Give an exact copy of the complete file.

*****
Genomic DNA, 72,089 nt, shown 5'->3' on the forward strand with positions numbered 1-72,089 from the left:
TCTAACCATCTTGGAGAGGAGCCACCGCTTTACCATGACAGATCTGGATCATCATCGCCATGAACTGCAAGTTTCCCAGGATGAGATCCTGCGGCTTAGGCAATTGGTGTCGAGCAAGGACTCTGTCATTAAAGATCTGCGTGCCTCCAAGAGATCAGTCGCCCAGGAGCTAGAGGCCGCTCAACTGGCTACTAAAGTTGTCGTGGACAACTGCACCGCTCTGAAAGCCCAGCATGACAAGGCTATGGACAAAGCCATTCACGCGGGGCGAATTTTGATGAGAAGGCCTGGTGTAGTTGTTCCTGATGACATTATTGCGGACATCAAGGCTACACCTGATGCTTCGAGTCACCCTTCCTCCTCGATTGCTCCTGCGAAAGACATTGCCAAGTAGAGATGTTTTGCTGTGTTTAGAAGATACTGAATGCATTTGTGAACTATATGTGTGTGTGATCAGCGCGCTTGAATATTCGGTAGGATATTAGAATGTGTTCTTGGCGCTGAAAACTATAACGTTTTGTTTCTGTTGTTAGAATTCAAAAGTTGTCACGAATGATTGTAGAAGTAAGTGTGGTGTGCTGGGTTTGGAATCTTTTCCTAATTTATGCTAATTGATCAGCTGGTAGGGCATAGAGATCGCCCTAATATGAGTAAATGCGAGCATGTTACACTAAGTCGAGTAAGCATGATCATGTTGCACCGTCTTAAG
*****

Genomic DNA, 72,089 nt, shown 5'->3' on the forward strand with positions numbered 1-72,089 from the left:
TCTAACCATCTTGGAGAGGAGCCACCGCTTTACCATGACAGATCTGGATCATCATCGCCATGAACTGCAAGTTTCCCAGGATGAGATCCTGCGGCTTAGGCAATTGGTGTCGAGCAAGGACTCTGTCATTAAAGATCTGCGTGCCTCCAAGAGATCAGTCGCCCAGGAGCTAGAGGCCGCTCAACTGGCTACTAAAGTTGTCGTGGACAACTGCACCGCTCTGAAAGCCCAGCATGACAAGGCTATGGACAAAGCCATTCACGCGGGGCGAATTTTGATGAGAAGGCCTGGTGTAGTTGTTCCTGATGACATTATTGCGGACATCAAGGCTACACCTGATGCTTCGAGTCACCCTTCCTCCTCGATTGCTCCTGCGAAAGACATTGCCAAGTAGAGATGTTTTGCTGTGTTTAGAAGATACTGAATGCATTTGTGAACTATATGTGTGTGTGATCAGCGCGCTTGAATATTCGGTAGGATATTAGAATGTGTTCTTGGCGCTGAAAACTATAACGTTTTGTTTCTGTTGTTAGAATTCAAAAGTTGTCACGAATGATTGTAGAAGTAAGTGTGGTGTGCTGGGTTTGGAATCTTTTCCTAATTTATGCTAATTGATCAGCTGGTAGGGCATAGAGATCGCCCTAATATGAGTAAATGCGAGCATGTTACACTAAGTCGAGTAAGCATGATCATGTTGCACCGTCTTAAG